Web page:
Shares of Akamai Technologies Inc. (
) have plunged more than 11% so far today, as traders reacted to
the company's second-quarter earnings report. For the record, AKAM
said that earnings rose to 20 cents per share from 19 cents per
share in the year-earlier period. Adjusted earnings were 34 cents
per share, arriving in line with analyst expectations. Despite the
benign results, there were issues that concerned investors and
analysts alike. In fact, three brokerage firms cut their price
targets on the security.
"We are somewhat concerned about the apparent disconnect between
Akamai's media and entertainment revenue growth, which is
underperforming industry data points," said analysts at Maxim Group
in a research note.
Looking to take advantage of the tumultuous price action, one
options trader jumped at a chance to profit from continued AKAM
Overall, AKAM's options volume was heavily put-centric today,
with more than 5,500 of these bearishly oriented contracts changing
hands so far, more than quadrupling the stock's daily average. The
most popular strike on the session has been AKAM's November 38 put,
where about 4,500 contracts have traded.
While taking a closer look at this volume, I stumbled across
what appears to be a bearish debit spread on AKAM. Specifically, a
block of 4,000 November 32 contracts, marked "spread," traded on
the New York Stock Exchange (NYSE) at 1:57 p.m. for the bid price
of $1.52, or $152 per contract, indicating that the contracts were
most likely sold to open.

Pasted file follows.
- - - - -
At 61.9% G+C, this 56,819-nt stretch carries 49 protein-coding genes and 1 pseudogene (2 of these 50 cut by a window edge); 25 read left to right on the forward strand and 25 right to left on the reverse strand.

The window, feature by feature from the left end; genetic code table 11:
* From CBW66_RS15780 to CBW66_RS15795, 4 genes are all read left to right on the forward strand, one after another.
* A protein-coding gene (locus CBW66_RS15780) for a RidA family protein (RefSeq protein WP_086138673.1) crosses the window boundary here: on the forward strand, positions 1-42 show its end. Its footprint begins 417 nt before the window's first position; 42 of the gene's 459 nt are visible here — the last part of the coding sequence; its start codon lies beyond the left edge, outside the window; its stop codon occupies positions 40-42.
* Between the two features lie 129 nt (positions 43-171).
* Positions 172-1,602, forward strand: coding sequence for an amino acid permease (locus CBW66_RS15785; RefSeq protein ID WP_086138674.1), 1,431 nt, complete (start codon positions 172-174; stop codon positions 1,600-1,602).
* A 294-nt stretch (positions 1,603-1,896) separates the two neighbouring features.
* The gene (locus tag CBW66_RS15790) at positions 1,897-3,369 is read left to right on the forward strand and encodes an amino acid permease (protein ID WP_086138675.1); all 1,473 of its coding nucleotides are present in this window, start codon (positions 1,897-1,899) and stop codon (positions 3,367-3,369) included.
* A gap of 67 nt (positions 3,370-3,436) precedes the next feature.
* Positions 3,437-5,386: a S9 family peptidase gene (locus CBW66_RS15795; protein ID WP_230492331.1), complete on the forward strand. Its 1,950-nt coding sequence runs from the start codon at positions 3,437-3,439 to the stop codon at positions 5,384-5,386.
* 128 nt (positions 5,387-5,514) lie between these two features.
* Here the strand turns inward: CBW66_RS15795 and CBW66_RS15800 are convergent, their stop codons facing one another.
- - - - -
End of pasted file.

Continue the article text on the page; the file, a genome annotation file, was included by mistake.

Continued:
The second leg of this position was found on the November 38
put, as a block of 4,000 contracts traded at the same time on the
same exchange for the ask price of $3.75, or $375 per contract.
This block, too, was marked "spread." Given this data, we could be
looking at the initiation of a vertical put spread, or a
, on Akamai Technologies.
The Anatomy of an Akamai Technologies Vertical Put
Breaking down this vertical put spread, the trader would have
purchased 4,000 November 38 puts for a total outlay of $1.5 million
-- (3.75 * 100) * 4,000 = $1.5 million. The second leg of the debit
spread helps to offset the cost of the overall position.
Specifically, the trader sold 4,000 November 32 puts for a total
credit of $520,000 -- (1.52 * 100) * 4,000 = $608,000. Combining
this leg of the trade with the purchased November 38 put lowers the
total cost of the entire position to $892,000 -- $1,500,000 -
$608,000 = $892,000.
The addition of the sold November 32 put also lowers breakeven
on the trade. To arrive at breakeven, we subtract the credit
received from the sold November 32 put from the debit incurred by
purchasing the November 38 put. Doing so, we arrive at a cost of
$2.23 - $3.75 - $1.52 = $2.23 -- or $223 per contract. As a result,
breakeven for the position rests at $35.77 per share, with the
trader now needing AKAM to fall roughly 7.8% from its current perch
The maximum profit on the combined legs of the long vertical put
spread is calculated by subtracting the total debit paid from the
difference between the sold November 32 strike and the purchased
November 38 strike. In this case, the maximum profit is $3.77 --
(38 - 32) - 2.23 = $3.77 -- and is reached if AKAM drops to $32 per
share when the options expire. Below is a chart for a rough visual
representation of the trade's profit/loss scenario:
After the vertical put spread has been entered, increasing
implied volatility is pretty much neutral to the overall position,
as it lifts the value of both the sold option and the purchased
option. At the time of the trade, implieds for the November 32 put
were 50.93%, while the implied volatility for the November 38 put
was 47.69%. For comparison, AKAM's three-month historical
volatility was perched at 56.20% as of the close on Thursday.
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